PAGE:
Bring more humor into your life. Tap into the power of laughter. Rent funny movies, hang a cartoon up on your refrigerator, or enjoy humorous songs and stories with your friends.
Spend time with optimistic people. Research has found that moods and ideas are contagious. Chronic complainers can bring you down even if you aren’t aware of it. Spend as much time as you can with optimistic people who can help lift your spirits.
Practice gratitude. A pessimistic outlook may cause you to lose sight of the things you’re thankful for; practicing gratitude can restore the balance. Spend a few minutes each day thinking about the good things in your life. Some experts suggest that you keep a “gratitude journal” and write down the things that make you feel grateful.
Recognize what you can control. You may start to feel pessimistic if you dwell on things you can’t control. Focus on doing all you can to improve what you can control.
Develop or keep up healthy routines. Optimism is easier to maintain when you feel good physically and mentally. Eat a healthy diet and get plenty of sleep and exercise.
Get help if you have unwanted negative thoughts that won’t go away. Mass General Brigham Employee Assistance Program (EAP), can give you other ideas on what to do if you have persistent negative thoughts that are interfering with your work, relationships, or enjoyment of life.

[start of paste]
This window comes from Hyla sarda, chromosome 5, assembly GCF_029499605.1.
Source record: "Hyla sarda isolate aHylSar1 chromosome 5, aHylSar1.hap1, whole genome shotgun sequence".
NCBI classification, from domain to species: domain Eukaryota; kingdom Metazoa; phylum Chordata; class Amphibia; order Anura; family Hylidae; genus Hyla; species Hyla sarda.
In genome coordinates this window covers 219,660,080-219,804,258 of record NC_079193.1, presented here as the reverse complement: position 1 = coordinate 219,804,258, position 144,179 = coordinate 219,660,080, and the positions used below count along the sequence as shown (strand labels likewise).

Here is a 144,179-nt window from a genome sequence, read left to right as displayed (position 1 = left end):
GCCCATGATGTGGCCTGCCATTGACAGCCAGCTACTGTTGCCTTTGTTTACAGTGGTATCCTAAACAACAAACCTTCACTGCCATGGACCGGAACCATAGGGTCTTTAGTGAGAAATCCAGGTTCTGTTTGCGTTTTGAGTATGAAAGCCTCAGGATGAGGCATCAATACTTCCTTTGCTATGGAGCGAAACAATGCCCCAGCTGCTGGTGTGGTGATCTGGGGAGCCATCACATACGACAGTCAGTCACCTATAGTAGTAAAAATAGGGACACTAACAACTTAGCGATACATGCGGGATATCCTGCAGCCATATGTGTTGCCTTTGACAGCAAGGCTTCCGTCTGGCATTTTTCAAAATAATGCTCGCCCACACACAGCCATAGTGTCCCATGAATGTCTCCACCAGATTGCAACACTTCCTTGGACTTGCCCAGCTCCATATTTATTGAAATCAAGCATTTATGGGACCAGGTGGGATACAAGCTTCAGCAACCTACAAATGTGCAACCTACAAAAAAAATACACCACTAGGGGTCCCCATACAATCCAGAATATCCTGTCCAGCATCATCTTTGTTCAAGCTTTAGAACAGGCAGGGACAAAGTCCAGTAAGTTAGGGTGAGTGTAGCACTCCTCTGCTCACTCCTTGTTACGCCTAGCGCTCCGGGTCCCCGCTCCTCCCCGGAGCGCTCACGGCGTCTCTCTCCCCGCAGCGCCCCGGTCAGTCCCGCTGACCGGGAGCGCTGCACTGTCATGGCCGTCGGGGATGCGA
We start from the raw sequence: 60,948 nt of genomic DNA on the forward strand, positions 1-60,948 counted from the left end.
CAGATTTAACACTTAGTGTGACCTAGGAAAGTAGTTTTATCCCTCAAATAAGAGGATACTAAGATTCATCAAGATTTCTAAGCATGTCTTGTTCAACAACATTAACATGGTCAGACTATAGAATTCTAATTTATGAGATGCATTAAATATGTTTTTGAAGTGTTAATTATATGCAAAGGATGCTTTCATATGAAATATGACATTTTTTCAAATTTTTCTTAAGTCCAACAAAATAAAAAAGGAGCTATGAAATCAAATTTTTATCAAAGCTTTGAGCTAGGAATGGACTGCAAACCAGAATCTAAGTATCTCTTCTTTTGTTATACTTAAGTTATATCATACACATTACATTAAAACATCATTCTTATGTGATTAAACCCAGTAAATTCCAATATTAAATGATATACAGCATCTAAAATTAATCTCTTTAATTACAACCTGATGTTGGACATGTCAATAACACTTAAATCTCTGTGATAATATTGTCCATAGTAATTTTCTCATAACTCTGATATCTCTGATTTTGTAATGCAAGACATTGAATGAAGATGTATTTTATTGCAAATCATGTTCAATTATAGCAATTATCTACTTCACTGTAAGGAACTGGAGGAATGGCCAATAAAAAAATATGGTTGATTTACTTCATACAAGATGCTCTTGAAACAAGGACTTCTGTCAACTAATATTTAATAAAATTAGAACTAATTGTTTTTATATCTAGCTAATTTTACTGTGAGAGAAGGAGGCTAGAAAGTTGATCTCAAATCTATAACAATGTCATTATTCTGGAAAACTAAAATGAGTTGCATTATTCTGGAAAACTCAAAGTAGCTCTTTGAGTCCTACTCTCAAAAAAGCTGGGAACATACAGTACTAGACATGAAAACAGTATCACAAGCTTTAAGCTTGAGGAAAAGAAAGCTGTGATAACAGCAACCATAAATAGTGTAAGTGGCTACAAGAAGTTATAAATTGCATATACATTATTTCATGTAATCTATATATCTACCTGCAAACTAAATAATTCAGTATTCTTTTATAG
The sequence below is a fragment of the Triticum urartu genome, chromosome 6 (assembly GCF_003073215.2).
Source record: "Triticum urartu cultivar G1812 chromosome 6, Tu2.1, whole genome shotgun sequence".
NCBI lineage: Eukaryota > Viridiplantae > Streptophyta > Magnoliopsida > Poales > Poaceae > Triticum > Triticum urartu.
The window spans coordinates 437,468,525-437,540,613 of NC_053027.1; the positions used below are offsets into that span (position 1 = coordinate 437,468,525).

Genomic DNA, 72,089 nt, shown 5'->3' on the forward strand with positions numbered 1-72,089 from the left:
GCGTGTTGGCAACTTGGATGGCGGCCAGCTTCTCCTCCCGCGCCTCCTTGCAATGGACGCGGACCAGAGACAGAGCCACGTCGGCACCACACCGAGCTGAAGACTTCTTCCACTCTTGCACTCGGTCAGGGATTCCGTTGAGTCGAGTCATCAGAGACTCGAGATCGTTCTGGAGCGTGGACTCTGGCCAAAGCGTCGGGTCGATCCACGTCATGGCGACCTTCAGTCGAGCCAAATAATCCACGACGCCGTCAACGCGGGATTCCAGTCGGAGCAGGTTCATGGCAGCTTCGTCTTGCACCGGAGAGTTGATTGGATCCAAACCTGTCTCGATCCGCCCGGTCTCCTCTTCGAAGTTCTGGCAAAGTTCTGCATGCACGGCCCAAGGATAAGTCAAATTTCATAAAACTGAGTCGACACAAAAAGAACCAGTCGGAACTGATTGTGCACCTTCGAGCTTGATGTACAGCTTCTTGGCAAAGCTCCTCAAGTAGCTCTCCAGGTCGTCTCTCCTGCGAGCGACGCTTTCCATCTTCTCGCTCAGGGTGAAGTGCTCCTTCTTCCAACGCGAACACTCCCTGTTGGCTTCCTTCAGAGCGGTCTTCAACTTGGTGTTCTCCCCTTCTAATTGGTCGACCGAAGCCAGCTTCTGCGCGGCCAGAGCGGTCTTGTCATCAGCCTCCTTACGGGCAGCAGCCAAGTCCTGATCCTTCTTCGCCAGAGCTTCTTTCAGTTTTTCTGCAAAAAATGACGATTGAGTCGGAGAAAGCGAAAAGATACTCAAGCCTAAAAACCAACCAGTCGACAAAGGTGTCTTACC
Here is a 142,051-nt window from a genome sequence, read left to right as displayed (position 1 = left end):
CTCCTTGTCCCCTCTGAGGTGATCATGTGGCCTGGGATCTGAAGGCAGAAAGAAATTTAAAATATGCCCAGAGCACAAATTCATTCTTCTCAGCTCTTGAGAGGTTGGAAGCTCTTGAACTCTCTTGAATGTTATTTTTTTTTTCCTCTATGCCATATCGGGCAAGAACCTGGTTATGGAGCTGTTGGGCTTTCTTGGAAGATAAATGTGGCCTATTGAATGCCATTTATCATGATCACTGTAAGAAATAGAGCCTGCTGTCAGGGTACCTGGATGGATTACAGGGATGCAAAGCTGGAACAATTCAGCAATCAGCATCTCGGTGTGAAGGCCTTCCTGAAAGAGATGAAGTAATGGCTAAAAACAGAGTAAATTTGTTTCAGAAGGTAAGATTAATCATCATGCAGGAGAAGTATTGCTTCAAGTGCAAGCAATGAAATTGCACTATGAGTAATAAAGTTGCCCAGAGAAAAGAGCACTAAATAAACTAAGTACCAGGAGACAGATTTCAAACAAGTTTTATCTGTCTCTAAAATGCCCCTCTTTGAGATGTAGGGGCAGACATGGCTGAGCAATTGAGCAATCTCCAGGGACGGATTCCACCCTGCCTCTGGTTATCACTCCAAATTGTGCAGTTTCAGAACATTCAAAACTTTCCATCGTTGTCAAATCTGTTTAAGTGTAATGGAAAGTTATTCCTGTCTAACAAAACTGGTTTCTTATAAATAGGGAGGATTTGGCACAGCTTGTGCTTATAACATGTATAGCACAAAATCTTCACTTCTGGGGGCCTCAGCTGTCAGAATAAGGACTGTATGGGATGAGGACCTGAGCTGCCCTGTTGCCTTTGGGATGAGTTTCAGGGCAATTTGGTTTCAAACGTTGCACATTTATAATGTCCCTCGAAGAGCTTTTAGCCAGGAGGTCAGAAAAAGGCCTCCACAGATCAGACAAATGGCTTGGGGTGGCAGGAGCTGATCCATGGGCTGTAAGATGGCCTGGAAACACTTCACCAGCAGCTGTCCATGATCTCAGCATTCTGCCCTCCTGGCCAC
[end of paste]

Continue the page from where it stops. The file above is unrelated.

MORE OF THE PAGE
In case of emergency, please call 911 or your local hospital emergency service.
This site is not intended to provide any clinical assessment, counseling or other type of intervention. The Mass General Brigham EAP provides links to external websites for your convenience. The EAP is not responsible for the availability, accuracy, or content of outside resources or sites, nor does it endorse them. If you notice any malfunctioning links, please contact the us at: EAP@partners.org. The Mass General Brigham EAP is not a service available to the general public. For more information or to discuss concerns, please contact the Mass General Brigham EAP at 866-724-4327.